by George Bernard Shaw
Hmm. Well, certainly a comment on the society of the day, though some elements still ring true. Viv seems to me to be an old idea of a "modern woman," going against what is expected of typical Victorian women. She interests me because she is not simple, and in my opinion not what I would today consider a "modern woman." Yes, she holds true to her moral ideals and yes she is strong and independent and career-oriented, and yes she does not allow a man (or a woman, at that) to determine her future for her, but at the expense of love and forgiveness and sentiment of any kind? Exploring that woman's psyche, as influenced by the time and circumstance in which she grew up, would be a wonderful challenge.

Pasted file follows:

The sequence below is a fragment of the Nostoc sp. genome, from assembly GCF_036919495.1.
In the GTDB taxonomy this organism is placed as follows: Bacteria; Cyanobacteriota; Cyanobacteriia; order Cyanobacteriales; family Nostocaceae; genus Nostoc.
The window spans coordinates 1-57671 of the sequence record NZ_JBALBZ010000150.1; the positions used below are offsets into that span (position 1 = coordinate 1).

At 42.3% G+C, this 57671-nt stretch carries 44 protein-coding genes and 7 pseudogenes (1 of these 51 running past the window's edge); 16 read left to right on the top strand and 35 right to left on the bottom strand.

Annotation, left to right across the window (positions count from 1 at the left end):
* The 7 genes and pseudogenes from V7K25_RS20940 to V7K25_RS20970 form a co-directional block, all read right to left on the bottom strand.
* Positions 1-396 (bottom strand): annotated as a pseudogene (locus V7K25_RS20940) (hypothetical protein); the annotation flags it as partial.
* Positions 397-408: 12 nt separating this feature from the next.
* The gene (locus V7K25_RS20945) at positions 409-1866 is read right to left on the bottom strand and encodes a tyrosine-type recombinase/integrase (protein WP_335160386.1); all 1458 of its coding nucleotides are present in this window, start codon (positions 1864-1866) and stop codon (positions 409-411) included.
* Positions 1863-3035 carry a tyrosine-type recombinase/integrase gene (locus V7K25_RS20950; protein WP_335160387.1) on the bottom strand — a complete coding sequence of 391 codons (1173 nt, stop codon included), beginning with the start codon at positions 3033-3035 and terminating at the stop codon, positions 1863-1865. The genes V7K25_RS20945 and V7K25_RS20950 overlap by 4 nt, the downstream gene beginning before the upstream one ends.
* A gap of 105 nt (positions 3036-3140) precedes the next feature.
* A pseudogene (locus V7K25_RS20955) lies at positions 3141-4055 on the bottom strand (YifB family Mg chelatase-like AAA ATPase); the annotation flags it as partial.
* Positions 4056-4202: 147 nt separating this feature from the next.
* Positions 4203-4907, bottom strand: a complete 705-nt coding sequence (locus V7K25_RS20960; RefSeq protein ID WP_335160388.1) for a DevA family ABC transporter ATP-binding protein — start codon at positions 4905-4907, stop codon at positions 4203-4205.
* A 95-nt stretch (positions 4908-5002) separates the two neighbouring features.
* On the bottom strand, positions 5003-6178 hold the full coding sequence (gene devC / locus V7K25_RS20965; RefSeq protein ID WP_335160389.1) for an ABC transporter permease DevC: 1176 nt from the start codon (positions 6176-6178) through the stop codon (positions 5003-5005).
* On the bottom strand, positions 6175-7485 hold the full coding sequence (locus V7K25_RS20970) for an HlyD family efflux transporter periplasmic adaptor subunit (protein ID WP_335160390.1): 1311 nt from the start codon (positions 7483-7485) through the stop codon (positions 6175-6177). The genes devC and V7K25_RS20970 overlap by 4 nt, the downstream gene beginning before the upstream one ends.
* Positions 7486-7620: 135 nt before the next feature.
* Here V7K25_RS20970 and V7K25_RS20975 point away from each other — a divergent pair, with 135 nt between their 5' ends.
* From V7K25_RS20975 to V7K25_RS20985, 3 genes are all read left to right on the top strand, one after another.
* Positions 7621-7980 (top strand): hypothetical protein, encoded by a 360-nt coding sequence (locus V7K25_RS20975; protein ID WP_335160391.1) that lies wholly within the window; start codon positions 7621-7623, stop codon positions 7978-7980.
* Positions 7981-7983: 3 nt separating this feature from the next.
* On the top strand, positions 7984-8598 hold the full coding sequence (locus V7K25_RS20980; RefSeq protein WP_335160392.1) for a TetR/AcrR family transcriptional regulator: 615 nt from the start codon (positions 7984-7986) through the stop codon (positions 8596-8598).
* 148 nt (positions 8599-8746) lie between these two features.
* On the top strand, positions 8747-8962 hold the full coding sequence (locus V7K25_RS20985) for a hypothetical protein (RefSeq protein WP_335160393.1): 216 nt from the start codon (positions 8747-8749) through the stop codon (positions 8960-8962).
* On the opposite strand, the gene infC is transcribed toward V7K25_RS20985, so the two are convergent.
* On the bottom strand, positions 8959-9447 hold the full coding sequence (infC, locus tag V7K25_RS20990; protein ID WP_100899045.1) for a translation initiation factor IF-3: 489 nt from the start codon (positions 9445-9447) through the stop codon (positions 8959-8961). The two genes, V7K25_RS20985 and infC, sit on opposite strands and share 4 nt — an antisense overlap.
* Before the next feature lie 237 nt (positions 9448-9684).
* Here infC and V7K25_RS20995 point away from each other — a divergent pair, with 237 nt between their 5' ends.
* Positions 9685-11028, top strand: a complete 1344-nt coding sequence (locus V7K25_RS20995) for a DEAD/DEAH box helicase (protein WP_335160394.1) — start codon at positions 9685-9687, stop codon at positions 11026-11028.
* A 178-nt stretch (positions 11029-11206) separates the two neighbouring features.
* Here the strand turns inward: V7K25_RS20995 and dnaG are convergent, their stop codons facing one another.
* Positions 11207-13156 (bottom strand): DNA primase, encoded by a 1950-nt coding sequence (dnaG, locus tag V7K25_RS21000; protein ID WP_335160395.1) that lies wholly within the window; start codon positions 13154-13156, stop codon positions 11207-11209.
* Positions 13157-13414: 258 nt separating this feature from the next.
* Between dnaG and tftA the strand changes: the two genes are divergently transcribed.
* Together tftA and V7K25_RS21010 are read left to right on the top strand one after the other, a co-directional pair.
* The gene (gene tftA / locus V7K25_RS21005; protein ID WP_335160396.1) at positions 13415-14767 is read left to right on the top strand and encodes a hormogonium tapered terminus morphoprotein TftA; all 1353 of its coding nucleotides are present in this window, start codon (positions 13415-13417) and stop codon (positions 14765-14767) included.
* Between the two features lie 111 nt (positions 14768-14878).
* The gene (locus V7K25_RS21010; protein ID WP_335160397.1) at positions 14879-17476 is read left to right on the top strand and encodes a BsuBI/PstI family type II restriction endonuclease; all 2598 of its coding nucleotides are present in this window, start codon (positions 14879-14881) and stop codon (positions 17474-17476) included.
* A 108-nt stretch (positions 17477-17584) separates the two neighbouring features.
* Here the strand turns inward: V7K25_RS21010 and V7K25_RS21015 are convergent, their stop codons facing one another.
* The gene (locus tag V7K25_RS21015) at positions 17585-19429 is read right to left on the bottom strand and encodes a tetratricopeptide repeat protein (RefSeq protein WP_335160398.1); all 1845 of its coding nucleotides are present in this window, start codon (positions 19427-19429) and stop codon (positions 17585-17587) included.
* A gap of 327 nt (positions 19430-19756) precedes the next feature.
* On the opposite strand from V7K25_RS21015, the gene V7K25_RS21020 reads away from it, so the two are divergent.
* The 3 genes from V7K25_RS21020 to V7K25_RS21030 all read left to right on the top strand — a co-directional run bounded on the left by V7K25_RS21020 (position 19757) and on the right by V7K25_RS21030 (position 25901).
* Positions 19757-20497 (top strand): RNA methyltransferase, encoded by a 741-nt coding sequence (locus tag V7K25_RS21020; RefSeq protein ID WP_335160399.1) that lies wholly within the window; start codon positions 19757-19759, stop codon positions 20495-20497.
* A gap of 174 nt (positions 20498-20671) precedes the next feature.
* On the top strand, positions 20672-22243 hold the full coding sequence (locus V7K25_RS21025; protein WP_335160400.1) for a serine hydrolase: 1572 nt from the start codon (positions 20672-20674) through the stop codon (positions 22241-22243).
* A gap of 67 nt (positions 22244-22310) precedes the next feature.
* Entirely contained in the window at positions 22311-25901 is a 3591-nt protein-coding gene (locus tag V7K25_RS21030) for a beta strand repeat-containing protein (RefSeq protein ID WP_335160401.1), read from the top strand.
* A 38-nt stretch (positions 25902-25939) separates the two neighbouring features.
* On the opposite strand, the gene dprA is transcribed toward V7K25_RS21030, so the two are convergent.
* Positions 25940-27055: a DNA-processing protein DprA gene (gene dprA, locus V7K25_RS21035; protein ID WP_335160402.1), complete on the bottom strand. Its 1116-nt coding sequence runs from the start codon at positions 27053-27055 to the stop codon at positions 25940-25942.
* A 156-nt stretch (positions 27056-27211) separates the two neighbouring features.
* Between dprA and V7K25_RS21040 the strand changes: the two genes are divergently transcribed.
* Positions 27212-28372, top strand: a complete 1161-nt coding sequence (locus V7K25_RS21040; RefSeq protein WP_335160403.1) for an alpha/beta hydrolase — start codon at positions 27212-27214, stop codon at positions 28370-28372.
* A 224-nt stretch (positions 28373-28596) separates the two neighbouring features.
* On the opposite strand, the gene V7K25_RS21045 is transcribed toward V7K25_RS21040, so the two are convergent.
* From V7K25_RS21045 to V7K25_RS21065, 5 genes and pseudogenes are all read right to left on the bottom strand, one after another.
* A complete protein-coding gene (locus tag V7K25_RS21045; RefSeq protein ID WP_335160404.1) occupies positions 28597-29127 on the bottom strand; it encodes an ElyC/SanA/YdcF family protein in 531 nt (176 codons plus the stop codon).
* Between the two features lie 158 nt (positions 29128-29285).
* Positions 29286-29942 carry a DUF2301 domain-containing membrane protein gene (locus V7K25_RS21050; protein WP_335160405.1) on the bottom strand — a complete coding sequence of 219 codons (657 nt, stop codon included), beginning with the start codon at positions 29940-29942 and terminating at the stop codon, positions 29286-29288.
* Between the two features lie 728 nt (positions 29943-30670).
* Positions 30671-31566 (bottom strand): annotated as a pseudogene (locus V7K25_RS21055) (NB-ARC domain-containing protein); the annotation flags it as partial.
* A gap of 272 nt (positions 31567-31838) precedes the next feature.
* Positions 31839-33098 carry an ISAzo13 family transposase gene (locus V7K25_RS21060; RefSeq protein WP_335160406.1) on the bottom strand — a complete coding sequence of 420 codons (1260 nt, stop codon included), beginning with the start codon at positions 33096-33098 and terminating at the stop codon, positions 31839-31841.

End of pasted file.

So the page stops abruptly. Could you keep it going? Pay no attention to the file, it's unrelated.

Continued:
I find it humorous that my copy of "Mrs. Warren's Profession" is preceded by an essay entitled "The Author's Apology" - Shaw's response to the critical reaction the play received, which was naturally quite strong as it caused quite a scandal in it's day due to the issue of prostitution and the role of women in the play. I find the play less about the actual profession and more about how that profession defines and determines the relationships in the play - mainly between mother and daughter.
Acting challenges: British accent (Surrey), period piece, emotional life contrasts my own. Who has the power in the scene at any given time?